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Maternal occupation and industry and the pregnancy outcome of U.S. married women, 1980.
  • Published Date:
    1984 Mar-Apr
  • Source:
    Public Health Rep. 99(2):152-161
  • Language:
    English
Filetype[PDF-1.67 MB]


Details:
  • Pubmed ID:
    6424164
  • Pubmed Central ID:
    PMCnull
  • Description:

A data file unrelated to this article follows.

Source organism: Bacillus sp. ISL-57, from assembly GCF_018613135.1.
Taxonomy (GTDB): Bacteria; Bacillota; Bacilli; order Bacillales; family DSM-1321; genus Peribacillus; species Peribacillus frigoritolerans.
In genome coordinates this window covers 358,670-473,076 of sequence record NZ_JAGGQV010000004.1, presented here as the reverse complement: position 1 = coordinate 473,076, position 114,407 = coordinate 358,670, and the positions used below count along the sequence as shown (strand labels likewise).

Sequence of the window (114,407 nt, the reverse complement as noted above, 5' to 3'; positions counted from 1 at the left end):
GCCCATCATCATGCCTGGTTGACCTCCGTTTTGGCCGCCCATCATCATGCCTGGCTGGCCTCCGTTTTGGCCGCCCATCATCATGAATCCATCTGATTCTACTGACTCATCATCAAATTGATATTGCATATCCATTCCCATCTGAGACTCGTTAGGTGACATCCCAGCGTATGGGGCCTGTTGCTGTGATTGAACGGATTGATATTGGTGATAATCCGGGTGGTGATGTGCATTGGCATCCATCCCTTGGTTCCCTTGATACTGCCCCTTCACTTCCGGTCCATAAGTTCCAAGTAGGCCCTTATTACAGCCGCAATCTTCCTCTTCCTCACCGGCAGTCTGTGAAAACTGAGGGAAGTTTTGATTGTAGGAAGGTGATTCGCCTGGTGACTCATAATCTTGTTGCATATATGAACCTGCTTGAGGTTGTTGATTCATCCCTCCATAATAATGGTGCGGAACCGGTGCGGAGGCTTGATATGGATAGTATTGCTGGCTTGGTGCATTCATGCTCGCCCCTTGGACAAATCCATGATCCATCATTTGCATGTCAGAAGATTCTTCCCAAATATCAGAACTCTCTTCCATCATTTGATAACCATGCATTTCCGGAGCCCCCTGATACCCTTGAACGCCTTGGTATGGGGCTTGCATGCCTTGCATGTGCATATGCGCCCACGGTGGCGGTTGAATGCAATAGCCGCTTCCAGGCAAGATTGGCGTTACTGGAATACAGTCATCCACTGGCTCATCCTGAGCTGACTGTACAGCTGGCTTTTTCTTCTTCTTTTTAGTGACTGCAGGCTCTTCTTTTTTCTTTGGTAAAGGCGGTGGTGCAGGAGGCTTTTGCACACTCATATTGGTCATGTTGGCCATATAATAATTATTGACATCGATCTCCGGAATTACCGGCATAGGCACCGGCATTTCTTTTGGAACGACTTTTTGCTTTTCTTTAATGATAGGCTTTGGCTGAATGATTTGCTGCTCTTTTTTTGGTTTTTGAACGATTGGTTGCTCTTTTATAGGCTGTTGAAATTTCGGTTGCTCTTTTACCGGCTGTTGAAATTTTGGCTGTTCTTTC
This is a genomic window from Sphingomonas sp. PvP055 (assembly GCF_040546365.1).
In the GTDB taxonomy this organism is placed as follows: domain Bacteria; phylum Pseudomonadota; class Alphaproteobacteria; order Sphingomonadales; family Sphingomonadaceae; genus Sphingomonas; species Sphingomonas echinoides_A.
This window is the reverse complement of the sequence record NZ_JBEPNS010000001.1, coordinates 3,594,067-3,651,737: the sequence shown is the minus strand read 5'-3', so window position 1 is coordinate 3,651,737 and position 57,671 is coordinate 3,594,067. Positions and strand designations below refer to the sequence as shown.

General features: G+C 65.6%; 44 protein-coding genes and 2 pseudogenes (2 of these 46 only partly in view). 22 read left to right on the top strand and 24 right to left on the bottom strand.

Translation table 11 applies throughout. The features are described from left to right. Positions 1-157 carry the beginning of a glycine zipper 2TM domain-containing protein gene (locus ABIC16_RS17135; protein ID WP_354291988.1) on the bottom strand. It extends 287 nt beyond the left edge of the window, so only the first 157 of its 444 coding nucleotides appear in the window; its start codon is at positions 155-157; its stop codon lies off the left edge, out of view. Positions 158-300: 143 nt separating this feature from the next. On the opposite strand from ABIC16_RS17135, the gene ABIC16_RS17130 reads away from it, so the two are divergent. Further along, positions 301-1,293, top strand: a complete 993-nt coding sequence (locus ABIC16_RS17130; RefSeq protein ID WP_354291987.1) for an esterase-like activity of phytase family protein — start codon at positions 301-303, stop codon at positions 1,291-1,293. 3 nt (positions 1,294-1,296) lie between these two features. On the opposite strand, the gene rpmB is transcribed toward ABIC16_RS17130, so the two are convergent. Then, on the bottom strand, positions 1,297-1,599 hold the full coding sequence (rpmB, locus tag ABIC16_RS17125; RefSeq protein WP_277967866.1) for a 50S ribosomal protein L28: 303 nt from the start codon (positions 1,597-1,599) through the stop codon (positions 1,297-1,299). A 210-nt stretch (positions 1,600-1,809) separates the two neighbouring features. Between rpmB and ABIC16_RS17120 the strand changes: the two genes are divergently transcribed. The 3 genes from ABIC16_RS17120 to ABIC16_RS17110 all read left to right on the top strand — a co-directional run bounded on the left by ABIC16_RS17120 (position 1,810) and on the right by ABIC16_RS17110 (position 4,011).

Data from the 1980 National Natality and National Fetal Mortality Surveys were used to characterize the occupations of women during the year before delivery; to search for disproportionate numbers of adverse pregnancy outcomes in specific occupational groups; and to compare demographic, reproductive, and lifestyle characteristics of employed mothers to those of mothers not employed in the year before delivery. National estimates were derived from the sample through a complex poststratified ratio adjustment procedure. For all pregnancy outcome groups, the greatest proportion of mothers were employed in three industry categories: professional and related services, wholesale and retail trade, and manufacturing; and in four occupation categories: clerical and kindred workers; professional, technical, and kindred workers; service workers; and operatives. Compared with employed mothers of live-born infants, a greater proportion of employed mothers of low birth weight infants worked full-time but stopped working before the third trimester. Compared with unemployed mothers, a larger proportion of employed mothers were between 20-29 years old, college educated, had a total family income of $21,000 or more per year, received early prenatal care, had no previous pregnancy, and drank alcohol during pregnancy. Estimates from this study may be used to (a) provide a better perspective of the magnitude of reproductive health problems, (b) target certain industrial populations for further research, and (c) assist in identifying causes of reproductive failure.

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